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Behavior Plans: A Quick Overview

By April 30, 2018Blogs

We have all been faced with the need to change a behavior. Usually, this desire comes from our own internal motivation and we put in place a plan to help us reach that goal. For example, if it is to get healthier, we might structure your diet and introduce exercise. We also might put in parameters as to when we get to take the day off from the gym or from our diet. You set up a structured and predetermined framework to help reach your goals, including some external motivation to keep you motivated. Congrats! You are using a Behavior Plan. Now, when working with children, the objective is quite different; we are looking to change someone else’s behavior. The goal of this article is to give some tips and common pitfalls to setting a Behavior Plan for your patient, or your own child.

First off, let’s define exactly what a Behavior Plan entails. Behavior Plans are not scary, they are not only for kids with severe behavioral struggles and they are most importantly not over whelming (or at least that’s the goal). A Behavior Plan is like a contract. It lays out, in detail, how you as parent/teacher/clinician and the child agree to decrease an identified undesired behavior (hitting, kicking, biting, yelling, ect.) and increase a desired behavior (taking a break, using verbal communication, tolerating discomfort, ect.). You come up with ways to motivate the individual to decrease the undesired and increase the desired behavior. How you motivate them, is really only limited by your creativity.
First off, clearly define what is the behavior you tend to modify. Note, I said behavior and not behaviors. Make it as concrete as possible. If you have identified that physical aggression is intolerable behavior, than physical aggression is the target behavior and only target behavior that is to be worked on. This helps keep everything clear, for both the adult and the child. Now that you have identified the target behavior, it’s time to figure out the how to motivate the child. Motivation comes from BOTH reinforcement and punishment. One without the other is an uphill battle. It is imperative that you REINFORCE the desired behavior and PUNISH the undesired behavior. Punishment is simply a set of consequence for when the undesired behavior occurs. Loss of privileges, access to technology or a loss of play time could be examples of punishment. This helps motivate the child to make avoid the undesired behavior and engage in the desired behavior. What will help them stay motivated more is if in by choosing the desired behavior they also get a reinforcer. When you pair the two together, your outcome will be much more effective than if you use just one!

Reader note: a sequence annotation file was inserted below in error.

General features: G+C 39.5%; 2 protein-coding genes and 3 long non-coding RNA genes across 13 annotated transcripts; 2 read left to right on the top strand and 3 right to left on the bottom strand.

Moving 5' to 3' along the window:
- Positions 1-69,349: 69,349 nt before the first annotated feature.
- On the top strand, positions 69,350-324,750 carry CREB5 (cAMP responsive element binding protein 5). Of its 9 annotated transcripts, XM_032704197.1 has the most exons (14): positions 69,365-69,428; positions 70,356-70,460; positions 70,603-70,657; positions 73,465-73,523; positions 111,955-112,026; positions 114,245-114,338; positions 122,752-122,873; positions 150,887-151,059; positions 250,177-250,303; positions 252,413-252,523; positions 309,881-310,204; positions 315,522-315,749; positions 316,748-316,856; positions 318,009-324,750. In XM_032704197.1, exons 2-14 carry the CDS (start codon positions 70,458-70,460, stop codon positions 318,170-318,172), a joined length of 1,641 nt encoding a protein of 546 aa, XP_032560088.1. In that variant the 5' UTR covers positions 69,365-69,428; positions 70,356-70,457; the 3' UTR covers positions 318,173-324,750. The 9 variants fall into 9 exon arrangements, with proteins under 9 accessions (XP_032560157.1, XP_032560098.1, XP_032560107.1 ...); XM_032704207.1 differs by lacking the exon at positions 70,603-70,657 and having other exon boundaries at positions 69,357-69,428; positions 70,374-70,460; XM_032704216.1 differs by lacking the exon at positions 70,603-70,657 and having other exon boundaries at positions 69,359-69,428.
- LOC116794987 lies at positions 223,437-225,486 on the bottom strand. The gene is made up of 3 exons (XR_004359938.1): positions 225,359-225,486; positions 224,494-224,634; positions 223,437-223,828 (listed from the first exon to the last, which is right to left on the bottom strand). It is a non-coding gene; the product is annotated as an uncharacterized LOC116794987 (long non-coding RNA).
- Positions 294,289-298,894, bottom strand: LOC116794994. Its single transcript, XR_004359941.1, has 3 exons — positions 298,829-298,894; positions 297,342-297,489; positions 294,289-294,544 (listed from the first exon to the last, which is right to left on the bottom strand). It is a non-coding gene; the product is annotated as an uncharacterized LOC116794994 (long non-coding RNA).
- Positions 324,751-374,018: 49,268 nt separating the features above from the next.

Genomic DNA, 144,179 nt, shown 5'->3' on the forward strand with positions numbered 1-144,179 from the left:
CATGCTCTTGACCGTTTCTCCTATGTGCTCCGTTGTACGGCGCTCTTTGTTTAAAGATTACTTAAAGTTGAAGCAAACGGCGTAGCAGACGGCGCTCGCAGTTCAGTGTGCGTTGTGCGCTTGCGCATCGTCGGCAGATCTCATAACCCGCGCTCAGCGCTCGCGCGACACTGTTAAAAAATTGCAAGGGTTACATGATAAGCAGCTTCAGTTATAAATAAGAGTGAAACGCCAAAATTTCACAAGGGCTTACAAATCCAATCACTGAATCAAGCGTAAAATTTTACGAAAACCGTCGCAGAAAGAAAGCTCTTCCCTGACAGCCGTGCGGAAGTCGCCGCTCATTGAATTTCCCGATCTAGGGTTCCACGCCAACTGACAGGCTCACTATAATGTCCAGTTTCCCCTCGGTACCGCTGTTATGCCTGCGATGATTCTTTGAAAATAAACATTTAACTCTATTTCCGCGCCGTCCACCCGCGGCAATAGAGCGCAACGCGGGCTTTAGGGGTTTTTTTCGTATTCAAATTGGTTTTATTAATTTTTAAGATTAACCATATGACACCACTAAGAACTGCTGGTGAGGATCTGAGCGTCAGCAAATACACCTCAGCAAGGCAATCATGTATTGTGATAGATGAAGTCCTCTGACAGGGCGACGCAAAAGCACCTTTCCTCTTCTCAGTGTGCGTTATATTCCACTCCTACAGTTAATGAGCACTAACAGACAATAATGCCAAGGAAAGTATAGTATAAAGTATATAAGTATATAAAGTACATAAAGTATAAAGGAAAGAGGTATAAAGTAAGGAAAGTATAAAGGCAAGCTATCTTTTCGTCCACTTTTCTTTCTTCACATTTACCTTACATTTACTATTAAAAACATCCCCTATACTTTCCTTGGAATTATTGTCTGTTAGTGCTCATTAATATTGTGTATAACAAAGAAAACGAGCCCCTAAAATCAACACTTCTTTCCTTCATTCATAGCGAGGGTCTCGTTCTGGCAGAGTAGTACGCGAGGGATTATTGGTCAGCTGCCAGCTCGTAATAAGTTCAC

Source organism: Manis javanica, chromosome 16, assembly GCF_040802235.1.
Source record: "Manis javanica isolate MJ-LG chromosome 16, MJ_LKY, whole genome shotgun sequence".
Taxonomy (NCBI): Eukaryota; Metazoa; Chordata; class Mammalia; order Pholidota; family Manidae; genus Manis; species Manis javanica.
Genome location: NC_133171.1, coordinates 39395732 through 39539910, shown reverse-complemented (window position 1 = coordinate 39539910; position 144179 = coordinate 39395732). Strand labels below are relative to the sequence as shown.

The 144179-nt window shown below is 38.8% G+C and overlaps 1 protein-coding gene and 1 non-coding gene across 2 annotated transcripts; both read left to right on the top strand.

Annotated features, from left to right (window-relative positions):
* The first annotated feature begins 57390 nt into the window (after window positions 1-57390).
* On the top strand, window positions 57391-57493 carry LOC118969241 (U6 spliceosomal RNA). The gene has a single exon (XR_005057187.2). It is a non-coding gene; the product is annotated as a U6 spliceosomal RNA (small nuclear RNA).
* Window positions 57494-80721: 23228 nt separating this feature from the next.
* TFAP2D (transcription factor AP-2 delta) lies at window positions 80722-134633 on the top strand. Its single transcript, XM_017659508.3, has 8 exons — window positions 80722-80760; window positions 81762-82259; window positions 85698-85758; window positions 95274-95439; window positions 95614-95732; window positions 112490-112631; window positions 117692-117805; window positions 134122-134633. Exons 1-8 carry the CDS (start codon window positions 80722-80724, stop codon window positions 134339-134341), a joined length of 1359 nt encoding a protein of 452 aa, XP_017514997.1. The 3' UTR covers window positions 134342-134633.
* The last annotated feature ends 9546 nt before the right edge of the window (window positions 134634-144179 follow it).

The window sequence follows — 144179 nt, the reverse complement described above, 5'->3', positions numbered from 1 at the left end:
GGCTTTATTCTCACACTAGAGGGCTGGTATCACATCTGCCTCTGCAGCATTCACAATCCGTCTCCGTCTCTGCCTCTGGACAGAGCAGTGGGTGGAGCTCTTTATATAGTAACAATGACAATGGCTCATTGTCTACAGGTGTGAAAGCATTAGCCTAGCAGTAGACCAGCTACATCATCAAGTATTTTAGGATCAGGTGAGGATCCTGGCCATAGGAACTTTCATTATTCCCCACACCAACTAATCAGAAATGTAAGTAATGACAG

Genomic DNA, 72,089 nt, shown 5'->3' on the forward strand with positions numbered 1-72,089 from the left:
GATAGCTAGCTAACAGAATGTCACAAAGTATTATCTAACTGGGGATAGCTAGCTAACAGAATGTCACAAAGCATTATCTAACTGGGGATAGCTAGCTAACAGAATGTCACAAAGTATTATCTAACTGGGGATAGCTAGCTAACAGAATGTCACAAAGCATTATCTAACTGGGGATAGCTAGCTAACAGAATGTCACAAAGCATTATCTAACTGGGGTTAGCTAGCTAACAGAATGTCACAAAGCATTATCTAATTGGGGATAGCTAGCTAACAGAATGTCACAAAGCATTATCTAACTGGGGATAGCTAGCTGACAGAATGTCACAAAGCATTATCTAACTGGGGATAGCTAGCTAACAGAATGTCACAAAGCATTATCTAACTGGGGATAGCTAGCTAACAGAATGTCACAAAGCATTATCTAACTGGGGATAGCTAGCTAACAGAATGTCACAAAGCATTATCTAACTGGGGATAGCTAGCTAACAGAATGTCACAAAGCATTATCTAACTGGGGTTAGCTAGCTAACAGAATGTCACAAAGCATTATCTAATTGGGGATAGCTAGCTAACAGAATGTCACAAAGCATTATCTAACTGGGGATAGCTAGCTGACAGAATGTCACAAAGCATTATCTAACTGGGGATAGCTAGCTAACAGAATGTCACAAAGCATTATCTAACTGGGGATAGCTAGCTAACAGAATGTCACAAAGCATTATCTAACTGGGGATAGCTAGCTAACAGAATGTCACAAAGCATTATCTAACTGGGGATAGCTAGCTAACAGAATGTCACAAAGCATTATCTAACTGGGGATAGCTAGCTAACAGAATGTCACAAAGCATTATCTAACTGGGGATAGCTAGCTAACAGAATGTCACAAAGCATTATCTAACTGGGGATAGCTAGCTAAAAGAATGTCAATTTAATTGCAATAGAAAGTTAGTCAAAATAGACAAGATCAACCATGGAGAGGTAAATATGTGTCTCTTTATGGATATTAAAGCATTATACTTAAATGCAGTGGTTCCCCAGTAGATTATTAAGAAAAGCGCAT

Potential Pitfalls
The biggest pitfall that can be made is biting off more than you can chew. When setting up a Behavior Plan, you are agreeing to a contact. And that contract goes both ways. As the adult, you must uphold your end of the bargain, which means implementing the reinforcement and the punishment. If you forget, or “let it slide” all you are doing is modeling to the child that this plan is negotiable and not that serious. Either follow the plan and if you can’t, modify it to make it work. If neither of those are possible, don’t implement a plan to reduce the chance of inadvertent reinforcement of undesired behaviors. Another common pitfall is the “should”. “My kid should know how to do that, why would I reward him for it?” This mentality, although tempting, is not advised. Reminder: you don’t come out of the womb knowing everything. You have to learn, and you learn by being taught. When you catch yourself with a “should” ask yourself first if anyone has ever taught the child? The answer will sometimes surprise you!
Now What?
Take your time and stay the course. Once a plan is in place, you don’t get to scrape it after a week and say that “nothing works”! This behavior you are attempting to change has taken time to become some prominent and it will take time to make disappear. Good days are fantastic; however, a bad day could be right around the corner. Look for consistency for a prolonged period before ending a Behavior Plan.